Letter from Birdland: Warmer days can't come soon enough
In Birdland, we are in the grip of ice. The white snow and the blue sky give a silvery look to the morning. A pair of cardinals takes turns hopping from branch to branch outside my window.
I saw the male first, of course, when he turned his bright breast toward me suddenly. From behind, he is much less spectacular. I didn't see the female until she took her turn to hop to the next branch.
Back and forth they go, like a conversation. I'm not sure what they're doing, maybe just trying to find a perch that has soaked up a little of the sun's warmth — but fat chance with that: Another arctic mass has squeezed every bit of warmth from this frozen world.
A jay flies past and joins the cardinals in the maple tree. Bits of primary color caught in the brown and white. Michael brought home a big bag of birdseed last night and filled the feeders. My husband likes to tend the wild birds while I tend the tame ones.
The chickens have been holed up in the coop again, and if the weather follows the report, it will likely be a week before I can let them out.
Despite the best wind-blocking features of the coop wrap and the bags of leaves piled on the windward wall and the lights I put out there for warmth, they sit huddled, not even coming down to the floor where I fill up their feeder.
I'll go out and check again in a few hours, maybe bring them some treats to coax them down to stretch their legs. Oh, it is a bitter cold day.
Weather like this makes me feel like I'm waiting for something, and I don't know what it is or whether I really want it to arrive. Mostly I just want to get under the covers and knit if I can keep my hands warm.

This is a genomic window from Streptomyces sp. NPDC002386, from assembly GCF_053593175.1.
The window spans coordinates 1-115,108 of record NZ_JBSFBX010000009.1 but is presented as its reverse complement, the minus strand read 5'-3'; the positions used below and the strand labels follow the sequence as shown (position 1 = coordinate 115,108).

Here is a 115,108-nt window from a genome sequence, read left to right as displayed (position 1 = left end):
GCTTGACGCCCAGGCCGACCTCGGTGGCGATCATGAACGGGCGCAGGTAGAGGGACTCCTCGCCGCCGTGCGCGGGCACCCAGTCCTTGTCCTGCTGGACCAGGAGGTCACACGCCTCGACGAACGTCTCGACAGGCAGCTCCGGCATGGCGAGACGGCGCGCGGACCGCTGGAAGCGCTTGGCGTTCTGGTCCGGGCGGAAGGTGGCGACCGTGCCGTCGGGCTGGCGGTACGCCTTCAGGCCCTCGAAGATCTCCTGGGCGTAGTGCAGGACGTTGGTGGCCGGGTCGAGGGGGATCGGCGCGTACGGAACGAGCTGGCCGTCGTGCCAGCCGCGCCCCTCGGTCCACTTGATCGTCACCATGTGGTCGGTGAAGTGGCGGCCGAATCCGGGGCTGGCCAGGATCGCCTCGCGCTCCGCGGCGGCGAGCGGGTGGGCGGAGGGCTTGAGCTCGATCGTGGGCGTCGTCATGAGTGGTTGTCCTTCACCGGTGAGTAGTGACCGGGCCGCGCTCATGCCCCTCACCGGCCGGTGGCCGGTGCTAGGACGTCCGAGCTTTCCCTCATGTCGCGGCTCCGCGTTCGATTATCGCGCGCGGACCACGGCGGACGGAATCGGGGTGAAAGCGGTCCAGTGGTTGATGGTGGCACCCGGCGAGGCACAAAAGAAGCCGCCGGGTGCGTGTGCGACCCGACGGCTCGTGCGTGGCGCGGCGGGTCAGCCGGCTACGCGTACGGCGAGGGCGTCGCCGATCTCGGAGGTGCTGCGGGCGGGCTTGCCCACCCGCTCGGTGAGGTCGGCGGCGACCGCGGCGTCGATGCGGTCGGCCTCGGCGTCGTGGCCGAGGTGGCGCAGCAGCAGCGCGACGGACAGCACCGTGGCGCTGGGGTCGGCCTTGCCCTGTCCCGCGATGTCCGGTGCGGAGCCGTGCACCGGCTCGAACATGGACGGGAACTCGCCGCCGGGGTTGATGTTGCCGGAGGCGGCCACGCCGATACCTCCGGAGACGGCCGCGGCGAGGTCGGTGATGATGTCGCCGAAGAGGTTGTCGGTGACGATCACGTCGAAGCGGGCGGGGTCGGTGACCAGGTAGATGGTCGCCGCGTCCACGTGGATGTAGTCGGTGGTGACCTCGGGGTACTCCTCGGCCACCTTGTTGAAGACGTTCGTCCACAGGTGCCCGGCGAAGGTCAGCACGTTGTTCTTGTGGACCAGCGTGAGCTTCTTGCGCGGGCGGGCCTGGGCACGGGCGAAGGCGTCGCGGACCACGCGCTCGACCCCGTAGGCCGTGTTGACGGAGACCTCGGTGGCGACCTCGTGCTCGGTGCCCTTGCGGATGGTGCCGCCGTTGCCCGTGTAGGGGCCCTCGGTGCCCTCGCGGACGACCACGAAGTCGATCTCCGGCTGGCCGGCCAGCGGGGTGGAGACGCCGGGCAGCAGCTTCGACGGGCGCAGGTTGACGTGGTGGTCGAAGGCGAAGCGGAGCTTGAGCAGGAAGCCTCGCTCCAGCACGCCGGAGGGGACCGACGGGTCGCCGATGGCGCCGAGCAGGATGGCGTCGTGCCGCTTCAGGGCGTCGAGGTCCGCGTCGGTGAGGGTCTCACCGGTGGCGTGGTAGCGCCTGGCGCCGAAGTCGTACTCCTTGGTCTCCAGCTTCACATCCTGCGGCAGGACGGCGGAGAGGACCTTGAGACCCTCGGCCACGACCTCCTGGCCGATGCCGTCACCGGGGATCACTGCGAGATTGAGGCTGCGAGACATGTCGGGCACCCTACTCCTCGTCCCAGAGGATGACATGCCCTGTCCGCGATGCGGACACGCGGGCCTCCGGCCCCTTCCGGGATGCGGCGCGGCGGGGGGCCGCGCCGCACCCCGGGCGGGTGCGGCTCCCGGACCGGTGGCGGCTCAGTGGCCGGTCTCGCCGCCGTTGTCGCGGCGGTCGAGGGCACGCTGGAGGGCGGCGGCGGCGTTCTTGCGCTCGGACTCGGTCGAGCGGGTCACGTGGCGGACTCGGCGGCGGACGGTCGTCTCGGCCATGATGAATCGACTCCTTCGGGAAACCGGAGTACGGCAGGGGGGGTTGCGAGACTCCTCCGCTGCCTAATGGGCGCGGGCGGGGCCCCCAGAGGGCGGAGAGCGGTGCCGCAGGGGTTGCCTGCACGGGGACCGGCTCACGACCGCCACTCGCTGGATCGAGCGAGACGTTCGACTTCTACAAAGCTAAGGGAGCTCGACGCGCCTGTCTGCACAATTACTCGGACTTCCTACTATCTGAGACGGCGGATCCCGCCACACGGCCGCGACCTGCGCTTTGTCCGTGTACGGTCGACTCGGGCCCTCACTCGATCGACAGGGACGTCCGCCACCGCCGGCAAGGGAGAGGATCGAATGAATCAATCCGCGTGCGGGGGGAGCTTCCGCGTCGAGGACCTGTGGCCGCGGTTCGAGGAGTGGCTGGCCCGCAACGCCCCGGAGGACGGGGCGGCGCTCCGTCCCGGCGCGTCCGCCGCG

We have a perfectly good furnace and a fire in the wood stove, and yet I can't get cozy. I wear my woolen fingerless gloves and a poncho as I type, and that helps some.
I look out the window and try to pull some enthusiasm from the sterling view, but I had to pep-talk myself for 10 minutes just to pull on my boots and take scoops of chicken feed to the coop.
"What will you do," I ask myself, "if you ever get those dairy goats you want? You have to milk them twice a day come blizzard or heat wave or winter blahs."
(Note to self: Build the dairy shed adjacent to the kitchen door, maybe with a sheltered walkway.)
Clouds have come to fill the sky now, only little bits of blue threading above the puffy white.
From the west comes another front sweeping the cloud cover across the sky. Will it bring a colder or warmer mass? I check the weather and it says the temperature will rise 10 degrees in an hour. Why, it will be 21 degrees by 2 p.m.!
I'll let the chickens out late in the afternoon; a few hours outside in below freezing weather won't be too bad for them.
And suddenly, I know what I'm waiting for. A few weeks ago, the sun reached the end of its long journey to the south, and now our hemisphere turns its face back toward the warmth, bit by bit. Each day, the sun stays a moment longer, while we soak up a tiny bit more warmth.
I brew myself some tea and wrap my cold fingers around the cup. I'm waiting for the spring to come back, as it always does. But I don't have to sit, whining about the weather as I wait.
I can bring in more firewood and tend the wood stove. I can visit my aunts and see if their drive needs to be shoveled. I can look over the gardening catalogs that came in yesterday's mail.
I think I'll call Paula and see if anyone will be knitting at the Steeple this afternoon. I can look forward to spring and still enjoy the day.
Wait in beauty; anticipate peace; blessed be.
Mary Lucille Hays waits in Birdland near White Heath for spring. While she is waiting, she will knit some socks, bake some pies, crack some walnuts and tend her chickens. You can read more about Birdland and see photos at letterfrombirdland.blogspot.com. Mary can be reached at firstname.lastname@example.org.